Food and Behaviour Research

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Use of proton pump inhibitors and risk of iron deficiency: a population-based case-control study

Tran-Duy A, Connell NJ, Vanmolkot FH, Souverein PC, de Wit NJ, Stehouwer CDA, Hoes AW, de Vries F, de Boer A (2018) J Intern Med.  2018 Aug.  doi: 10.1111/joim.12826. [Epub ahead of print] 

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Hypochlorhydric states are an important cause of iron deficiency (ID). Nevertheless, the association between therapy with proton pump inhibitors (PPIs) and ID has long been a subject of debate. This case-control study aimed to investigate the risk of ID associated with the use of PPIs using the UK Clinical Practice Research Datalink (CPRD) database.


Cases were patients aged 19 years or older with first-time diagnosis of ID between 2005 and 2016 (n = 26 806). The dates of first diagnosis of ID in cases defined the index dates. For each case, one control was matched by age, gender and general practice. A PPI "full" user (PFU) was defined as a subject who had received PPIs for a continuous duration of at least 1 year prior to the index date. A PPI "limited" users (PLU) was a subject who intermittently received PPI therapy. A PPI non-user (PNU) was a subject who received no PPI prescriptions prior to the index date. The odds ratio of ID in PFU and PLU compared to PNU was estimated using conditional logistic regression.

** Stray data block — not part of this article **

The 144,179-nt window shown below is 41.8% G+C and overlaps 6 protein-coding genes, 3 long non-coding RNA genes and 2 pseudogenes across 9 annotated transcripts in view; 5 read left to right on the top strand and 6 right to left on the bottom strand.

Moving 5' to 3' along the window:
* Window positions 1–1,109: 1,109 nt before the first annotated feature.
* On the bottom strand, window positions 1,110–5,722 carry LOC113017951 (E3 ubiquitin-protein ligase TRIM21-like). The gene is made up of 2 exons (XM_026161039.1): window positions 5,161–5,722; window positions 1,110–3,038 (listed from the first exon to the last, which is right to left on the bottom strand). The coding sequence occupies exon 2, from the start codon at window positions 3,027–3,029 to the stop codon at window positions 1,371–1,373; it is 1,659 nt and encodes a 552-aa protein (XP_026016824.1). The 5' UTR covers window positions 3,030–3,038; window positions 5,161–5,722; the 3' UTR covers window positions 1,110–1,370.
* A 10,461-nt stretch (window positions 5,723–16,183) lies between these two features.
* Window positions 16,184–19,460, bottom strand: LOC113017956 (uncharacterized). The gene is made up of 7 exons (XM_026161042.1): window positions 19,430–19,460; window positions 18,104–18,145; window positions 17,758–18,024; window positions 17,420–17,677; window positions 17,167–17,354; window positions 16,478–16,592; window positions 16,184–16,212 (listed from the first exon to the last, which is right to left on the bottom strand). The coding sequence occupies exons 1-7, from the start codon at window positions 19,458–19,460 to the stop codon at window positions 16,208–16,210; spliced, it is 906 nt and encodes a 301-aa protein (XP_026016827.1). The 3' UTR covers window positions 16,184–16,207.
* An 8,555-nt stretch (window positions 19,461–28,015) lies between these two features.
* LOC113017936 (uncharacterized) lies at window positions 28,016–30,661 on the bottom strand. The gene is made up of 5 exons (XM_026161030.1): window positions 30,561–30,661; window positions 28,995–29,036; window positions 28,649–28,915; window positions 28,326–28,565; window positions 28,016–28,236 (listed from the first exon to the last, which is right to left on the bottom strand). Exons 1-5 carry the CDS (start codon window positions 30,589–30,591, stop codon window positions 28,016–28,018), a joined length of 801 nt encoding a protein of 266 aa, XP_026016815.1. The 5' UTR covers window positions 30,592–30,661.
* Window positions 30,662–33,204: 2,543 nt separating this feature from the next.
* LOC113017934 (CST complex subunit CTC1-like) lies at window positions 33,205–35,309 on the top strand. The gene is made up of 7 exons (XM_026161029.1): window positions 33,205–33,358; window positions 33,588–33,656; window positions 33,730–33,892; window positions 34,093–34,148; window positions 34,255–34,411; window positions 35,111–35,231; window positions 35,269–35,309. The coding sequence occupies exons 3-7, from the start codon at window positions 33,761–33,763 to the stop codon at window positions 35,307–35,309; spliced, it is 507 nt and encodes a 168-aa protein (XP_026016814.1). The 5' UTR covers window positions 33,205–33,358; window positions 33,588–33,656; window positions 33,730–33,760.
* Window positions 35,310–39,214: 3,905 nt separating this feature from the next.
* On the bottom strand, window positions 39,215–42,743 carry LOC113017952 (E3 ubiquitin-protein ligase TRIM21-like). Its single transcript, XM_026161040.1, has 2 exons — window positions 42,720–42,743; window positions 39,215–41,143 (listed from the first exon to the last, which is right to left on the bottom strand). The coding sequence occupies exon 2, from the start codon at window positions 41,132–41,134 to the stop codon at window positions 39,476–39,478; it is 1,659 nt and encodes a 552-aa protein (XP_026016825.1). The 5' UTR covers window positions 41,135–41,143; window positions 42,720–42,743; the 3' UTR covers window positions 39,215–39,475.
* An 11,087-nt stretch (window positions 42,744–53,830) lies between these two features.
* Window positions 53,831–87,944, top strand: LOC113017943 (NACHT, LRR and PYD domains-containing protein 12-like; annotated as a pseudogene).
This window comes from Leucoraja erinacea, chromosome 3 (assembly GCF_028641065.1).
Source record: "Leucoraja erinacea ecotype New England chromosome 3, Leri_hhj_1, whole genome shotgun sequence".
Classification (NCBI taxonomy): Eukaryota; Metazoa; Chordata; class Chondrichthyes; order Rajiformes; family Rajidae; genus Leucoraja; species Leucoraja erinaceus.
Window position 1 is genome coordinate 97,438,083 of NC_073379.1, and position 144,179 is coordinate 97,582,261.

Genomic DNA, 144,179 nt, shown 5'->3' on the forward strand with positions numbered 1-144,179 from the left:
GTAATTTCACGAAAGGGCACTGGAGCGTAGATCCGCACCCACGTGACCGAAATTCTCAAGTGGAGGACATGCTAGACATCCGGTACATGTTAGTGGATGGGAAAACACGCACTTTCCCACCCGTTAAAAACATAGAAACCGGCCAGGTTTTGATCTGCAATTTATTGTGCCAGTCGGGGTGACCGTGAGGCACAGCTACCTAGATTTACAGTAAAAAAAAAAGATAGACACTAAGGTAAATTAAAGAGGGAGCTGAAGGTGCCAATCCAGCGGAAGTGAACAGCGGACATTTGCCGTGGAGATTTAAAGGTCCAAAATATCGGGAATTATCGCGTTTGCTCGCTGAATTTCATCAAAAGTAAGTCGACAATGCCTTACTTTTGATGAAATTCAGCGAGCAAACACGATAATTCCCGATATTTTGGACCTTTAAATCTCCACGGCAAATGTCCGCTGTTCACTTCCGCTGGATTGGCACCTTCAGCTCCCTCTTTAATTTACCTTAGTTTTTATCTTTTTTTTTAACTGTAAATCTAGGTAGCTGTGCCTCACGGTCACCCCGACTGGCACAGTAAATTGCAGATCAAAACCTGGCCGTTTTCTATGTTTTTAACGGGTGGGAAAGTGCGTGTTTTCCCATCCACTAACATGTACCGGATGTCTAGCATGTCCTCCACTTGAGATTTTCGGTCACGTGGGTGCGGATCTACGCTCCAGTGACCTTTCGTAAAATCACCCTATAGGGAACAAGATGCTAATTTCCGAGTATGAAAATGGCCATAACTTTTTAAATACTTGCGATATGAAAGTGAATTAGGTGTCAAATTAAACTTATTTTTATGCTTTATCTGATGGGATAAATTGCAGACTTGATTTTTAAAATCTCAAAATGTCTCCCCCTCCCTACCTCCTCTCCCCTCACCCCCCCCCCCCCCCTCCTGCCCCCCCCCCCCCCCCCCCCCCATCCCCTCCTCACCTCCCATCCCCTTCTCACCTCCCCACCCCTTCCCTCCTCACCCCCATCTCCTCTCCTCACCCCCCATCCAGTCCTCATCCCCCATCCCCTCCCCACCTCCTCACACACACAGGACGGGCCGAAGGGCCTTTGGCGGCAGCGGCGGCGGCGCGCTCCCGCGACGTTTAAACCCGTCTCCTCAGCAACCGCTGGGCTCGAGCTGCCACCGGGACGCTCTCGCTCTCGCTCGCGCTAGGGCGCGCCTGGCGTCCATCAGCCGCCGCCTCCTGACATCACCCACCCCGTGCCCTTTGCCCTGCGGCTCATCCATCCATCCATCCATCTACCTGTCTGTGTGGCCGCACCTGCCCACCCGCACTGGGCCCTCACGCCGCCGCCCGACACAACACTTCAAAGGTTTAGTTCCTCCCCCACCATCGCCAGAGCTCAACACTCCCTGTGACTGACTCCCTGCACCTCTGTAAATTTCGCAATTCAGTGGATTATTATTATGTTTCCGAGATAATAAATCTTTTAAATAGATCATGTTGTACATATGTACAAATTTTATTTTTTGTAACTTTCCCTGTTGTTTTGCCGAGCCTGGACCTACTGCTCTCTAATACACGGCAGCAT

Among cases, 2960 were PFU, 6607 PLU and 17 239 PNU. Among controls, 1091 were PFU, 5058 PLU and 20 657 PNU. Adjusted odds ratio of ID in PFU and PLU compared to PNU was 3.60 (95%CI, [3.32-3.91]) and 1.51 (95% CI, [1.44-1.58]). Positive dose-response and time-response relationships were observed.


Chronic PPI use increases the risk of ID. Physicians should consider this when balancing the risks and benefits of chronic PPI prescription.


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